Our mistakes and what we’ve learned from them

Lisa Raynes

by Lisa Raynes

08/06/2021, in Main Blog

At Pride Road, we are always learning from our mistakes and from the trials and triumphs of our clients. Here are some nuggets of wisdom from architects Magda and Laura; they are centred around optimising your space, which we focus on heavily during Concept Design Workshops

Location, location, location… for log burners

Laura designed her own extension about 14 years ago, and made some mistakes. Trying to show off as an architect, she had a double height space in her living room, with a mezzanine level above, which was a guest bedroom. Because of building regulations, she was forced to put her log burner in the corner of the room, in the double height space. This meant that the heat from it went up into the guest bedroom so it’s very warm there but cold in the living room, even a metre away from the log burner. Laura knows how amazing a log burner can be: it can heat up a whole bungalow if put in the right place, so she learned the importance of the location. 

If, like Laura, you are forced to put your log burner in a less ideal location, consider installing vents to spread the heat, or fans to push the heat forwards.

Consider the working triangle in your kitchen

Laura designed a large open plan kitchen and island, but she didn’t think through the working triangle very well. The working triangle, which we advise all clients to consider, requires the perimeter of the triangle between the stove, sink and fridge to be no more than 6 or 7 metres. When the triangle is violated, like in Laura’s case, you have to walk quite far just to make a cup of tea. A few extra metres doesn’t sound like much, but when you’re walking that many times a day and have your children’s toy cars to contend with, it adds up.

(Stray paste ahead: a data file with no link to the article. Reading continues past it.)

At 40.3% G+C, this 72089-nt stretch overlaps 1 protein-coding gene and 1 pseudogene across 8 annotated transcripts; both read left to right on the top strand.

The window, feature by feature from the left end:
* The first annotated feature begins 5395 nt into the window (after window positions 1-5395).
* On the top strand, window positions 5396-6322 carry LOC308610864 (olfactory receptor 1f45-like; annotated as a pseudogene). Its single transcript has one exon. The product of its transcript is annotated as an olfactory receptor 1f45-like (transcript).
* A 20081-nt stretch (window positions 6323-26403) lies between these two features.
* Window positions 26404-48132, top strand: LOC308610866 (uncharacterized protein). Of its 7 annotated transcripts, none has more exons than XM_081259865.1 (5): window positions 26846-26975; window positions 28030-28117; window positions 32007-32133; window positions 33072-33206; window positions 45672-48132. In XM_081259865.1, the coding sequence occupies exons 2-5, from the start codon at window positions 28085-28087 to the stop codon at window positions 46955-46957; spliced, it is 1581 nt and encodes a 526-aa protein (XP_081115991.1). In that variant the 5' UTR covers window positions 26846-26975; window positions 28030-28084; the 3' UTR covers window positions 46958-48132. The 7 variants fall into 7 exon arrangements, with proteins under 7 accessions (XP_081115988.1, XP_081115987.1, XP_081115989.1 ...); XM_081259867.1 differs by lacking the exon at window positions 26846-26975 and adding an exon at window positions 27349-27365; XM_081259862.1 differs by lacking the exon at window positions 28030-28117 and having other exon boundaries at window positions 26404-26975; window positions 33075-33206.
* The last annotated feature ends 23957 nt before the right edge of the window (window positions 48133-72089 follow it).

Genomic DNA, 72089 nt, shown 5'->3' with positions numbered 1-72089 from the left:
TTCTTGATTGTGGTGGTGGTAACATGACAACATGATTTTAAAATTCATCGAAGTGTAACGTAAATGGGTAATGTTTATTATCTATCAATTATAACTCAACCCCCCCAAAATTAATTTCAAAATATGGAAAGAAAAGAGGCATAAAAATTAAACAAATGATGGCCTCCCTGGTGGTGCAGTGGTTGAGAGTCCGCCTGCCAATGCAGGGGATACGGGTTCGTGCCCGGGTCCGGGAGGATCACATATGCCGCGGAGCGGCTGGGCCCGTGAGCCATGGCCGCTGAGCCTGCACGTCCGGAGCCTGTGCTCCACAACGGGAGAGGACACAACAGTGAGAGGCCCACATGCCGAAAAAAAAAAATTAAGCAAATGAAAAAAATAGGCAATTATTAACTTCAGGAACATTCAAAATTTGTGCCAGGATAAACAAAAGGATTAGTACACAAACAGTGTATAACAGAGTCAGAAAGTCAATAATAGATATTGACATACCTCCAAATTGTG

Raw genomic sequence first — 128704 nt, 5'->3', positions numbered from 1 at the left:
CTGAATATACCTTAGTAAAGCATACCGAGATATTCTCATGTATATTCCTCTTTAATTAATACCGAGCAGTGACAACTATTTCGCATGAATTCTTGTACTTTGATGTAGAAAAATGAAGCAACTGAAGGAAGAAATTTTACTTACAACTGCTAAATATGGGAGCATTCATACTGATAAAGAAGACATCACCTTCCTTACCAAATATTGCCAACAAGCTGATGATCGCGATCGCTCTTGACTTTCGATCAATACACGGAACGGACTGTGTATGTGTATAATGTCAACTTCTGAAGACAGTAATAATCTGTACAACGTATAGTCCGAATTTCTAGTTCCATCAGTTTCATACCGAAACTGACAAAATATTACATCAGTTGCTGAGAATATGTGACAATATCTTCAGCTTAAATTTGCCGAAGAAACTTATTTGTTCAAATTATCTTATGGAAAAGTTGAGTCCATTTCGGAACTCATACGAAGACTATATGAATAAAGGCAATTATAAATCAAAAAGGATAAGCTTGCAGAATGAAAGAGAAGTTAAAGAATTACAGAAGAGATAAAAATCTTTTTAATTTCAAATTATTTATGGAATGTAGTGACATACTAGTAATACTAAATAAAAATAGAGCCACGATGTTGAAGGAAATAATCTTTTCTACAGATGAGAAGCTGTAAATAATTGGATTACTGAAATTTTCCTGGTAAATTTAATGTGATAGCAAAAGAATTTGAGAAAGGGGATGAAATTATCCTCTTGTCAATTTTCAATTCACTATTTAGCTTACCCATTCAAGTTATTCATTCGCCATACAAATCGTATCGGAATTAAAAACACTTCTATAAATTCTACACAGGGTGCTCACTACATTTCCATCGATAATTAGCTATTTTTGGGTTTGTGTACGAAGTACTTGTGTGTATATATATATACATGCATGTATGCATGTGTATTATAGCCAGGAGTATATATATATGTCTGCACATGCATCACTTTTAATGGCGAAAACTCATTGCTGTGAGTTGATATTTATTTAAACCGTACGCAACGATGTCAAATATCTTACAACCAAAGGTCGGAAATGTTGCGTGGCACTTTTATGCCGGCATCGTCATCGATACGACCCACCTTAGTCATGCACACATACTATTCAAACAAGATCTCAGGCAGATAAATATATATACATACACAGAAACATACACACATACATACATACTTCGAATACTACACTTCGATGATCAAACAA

Group items together in your kitchen

Magda originally had, for example, her chopping board far away from her knives, but this was hugely inefficient so she reorganised her kitchen 3 times to rectify this. It’s vital to store items together that are used together. The mugs, kettle, sink, fridge and tea bags need to be together, as do the dishwasher, plates and crockery. Experiment with what’s most intuitive and efficient for everyone. Remember that the messiest people in your house will have to use your kitchen too; if the dishwasher is too far away, they may leave dirty dishes on the side. 

Part of ensuring that your kitchen is optimal for everyone involves considering putting plates and mugs in lower drawers so they can be reached easier by your children. Magda does this so her children can help put away the dishes. 

Consider having two dishwashers

Magda and Laura both struggle with dirty dishes, and Laura’s island, the focal point of her kitchen, can become cluttered. One of Laura’s clients has two dishwashers, one on either side of the large island, so they can always be reached. There is always space in one one of them for dirty dishes, so they function almost like cupboards. 

Consider the depth of your kitchen island

Magda had downsized a kitchen island from 1.2m to 1m depth because the original was too deep for her clients to reach across it. If your island is long, you should ensure it isn’t too deep, otherwise you’ll need to walk all the way around it to clean up.

There’s a lot to think about, but we will be with you every step of the way. Book a free initial consultation to start your journey with us today.